by Caroline Marcello, Special Features Editor
The Thibodaux Service League started in March of 1974 with goals to educate women in the community and to take part in charitable acts. In 1982 a group of service league members decided to put together a collection of recipes to create a cookbook. They tested hundreds of recipes to create the Louisiana Legacy Cookbook. What started out as a local project for women in the league, turned into a trip of a lifetime to New York City for five service league members.
In November of 1984 Jan Maki, Marie Falgoust, Gloria Lynch, Peggy Rouse, William Tate-Mitros, and Jeanne Chiasson boarded a plane with ten ten ice chest of food and headed to New York. This trip was a culmination of two years worth of promotional events for the cookbook. At this time the cookbook was being sold in forty states but this party introduced the book to highly regarded critics in New York.
William Tate-Mitros, an employee for the New York Times Company, offered to give a party featuring the Legacy Cookbook and the Thibodaux Service League members. The reception was held at the New York Times headquarters and featured authentic cajun cuisine. Some of the recipes included marinated crab claws, crawfish benny, and boursin.
“We were quite the site,” said Jeanne Chiasson as she looked through photos and newspaper articles from the trip. “It was an amazing trip and all the ladies had the best time.”
Now thirty-three years later, Jeanne’s daughter Stephanie Chiasson Toups is working with a whole new generation of service league members to create a new edition of the Legacy Cookbook titled Louisiana Legacy Today.
“Throughout the years we have thought about creating a new cookbook, but we knew there was no way we could do better than the original Legacy,” said Stephanie.
The women active in today’s league have decided to create a totally different kind of publication. They are working on creating a picture cookbook perfect for any southern women’s coffee table. “We hope to have a picture of every recipe as well as pictures of Thibodaux landmarks and our beautiful bayous. We hope to really highlight our culture,” said Stephanie. Craig Perk from Vacherie, Louisiana is set to take the photos that will be featured in the book.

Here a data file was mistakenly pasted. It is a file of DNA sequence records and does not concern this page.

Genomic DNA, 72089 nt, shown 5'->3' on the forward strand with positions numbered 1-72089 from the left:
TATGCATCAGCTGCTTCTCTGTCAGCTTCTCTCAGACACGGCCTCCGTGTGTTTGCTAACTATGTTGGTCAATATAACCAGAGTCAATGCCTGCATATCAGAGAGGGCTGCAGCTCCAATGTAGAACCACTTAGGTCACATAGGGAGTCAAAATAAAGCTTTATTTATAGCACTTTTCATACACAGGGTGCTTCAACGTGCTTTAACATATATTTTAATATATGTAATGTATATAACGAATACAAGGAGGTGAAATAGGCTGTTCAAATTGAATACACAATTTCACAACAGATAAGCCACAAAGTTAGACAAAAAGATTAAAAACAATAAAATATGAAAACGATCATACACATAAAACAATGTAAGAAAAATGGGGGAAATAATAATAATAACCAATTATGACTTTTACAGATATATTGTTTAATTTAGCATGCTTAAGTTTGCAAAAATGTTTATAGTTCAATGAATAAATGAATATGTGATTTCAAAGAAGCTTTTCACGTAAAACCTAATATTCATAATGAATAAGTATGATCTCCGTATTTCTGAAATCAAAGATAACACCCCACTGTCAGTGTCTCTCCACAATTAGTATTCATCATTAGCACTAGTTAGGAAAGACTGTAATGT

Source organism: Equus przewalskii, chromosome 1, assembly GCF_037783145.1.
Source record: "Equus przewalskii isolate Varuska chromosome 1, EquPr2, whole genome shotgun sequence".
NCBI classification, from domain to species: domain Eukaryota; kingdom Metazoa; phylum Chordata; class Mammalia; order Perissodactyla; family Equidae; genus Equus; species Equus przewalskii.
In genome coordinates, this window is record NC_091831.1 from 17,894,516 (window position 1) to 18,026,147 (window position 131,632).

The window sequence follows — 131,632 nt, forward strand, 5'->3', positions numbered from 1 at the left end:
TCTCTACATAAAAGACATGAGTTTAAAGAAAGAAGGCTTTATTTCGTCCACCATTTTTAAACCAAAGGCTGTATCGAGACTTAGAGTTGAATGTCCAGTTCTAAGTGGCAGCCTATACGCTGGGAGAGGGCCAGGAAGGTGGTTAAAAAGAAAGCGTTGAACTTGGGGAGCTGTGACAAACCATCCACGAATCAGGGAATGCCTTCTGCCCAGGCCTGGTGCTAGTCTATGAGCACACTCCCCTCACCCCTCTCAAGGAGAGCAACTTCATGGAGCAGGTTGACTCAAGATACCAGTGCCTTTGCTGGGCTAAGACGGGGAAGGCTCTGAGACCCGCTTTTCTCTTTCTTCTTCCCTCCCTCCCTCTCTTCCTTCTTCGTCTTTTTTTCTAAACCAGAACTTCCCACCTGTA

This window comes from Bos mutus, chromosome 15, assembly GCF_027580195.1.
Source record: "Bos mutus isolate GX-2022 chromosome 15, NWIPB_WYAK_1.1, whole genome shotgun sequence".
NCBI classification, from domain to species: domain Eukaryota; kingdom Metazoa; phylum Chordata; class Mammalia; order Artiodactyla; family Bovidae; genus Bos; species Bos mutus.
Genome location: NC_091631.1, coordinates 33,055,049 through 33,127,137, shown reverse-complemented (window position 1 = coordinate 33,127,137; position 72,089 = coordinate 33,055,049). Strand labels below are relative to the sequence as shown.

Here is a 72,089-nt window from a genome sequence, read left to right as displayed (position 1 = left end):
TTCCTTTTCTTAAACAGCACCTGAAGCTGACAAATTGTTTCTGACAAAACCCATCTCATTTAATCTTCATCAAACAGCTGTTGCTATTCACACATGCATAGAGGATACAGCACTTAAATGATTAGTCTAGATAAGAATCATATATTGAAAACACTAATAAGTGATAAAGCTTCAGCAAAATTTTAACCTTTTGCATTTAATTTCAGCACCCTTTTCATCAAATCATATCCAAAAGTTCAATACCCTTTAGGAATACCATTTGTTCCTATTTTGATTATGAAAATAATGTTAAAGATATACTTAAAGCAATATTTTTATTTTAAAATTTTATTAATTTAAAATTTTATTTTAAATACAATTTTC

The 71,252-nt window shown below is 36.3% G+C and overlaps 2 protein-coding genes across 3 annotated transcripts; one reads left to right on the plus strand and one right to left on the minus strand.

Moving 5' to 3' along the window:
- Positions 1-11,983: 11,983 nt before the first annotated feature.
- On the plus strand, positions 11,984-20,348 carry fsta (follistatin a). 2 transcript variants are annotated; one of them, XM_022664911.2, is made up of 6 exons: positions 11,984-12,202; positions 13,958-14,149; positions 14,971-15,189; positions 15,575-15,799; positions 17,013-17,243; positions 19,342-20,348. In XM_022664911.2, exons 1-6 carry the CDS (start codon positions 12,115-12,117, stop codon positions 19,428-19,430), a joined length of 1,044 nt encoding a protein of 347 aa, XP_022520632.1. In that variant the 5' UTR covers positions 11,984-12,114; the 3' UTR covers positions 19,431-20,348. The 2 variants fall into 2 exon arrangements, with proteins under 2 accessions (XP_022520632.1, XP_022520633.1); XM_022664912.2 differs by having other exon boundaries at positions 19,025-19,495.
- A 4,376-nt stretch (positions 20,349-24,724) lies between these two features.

The book will be divided into four the seasons with seasonal recipes organized accordingly. For example, the fall will feature popular tailgate items for Nicholls football games while the spring section will include crawfish recipes perfect for lent.
They are now collecting and testing recipes to see which selections will make it into the book. With the first photo shoot scheduled for June, Stephanie and the service league members are busying trying recipes from the original legacy as well as new recipes from local chefs.
“My favorite recipe so far has been our new take on crawfish benny. Instead of using ingredients like pimentos we used red bell peppers and instead of can mushrooms, we used fresh mushrooms. We put a healthier spin on the original recipe and it’s delicious,” said Stephanie.
These cookbooks have given women of the bayou region the opportunity to share traditions and our unique culture with generations. They have showcased the hard work and dedication of the Thibodaux Service League and all of their members. The hope is that Louisiana Legacy Today will be out by December of 2018. They will be available to buy on the league’s website and will make the prefect Christmas gift from any fan of the original cook book and any up and coming cajun cook.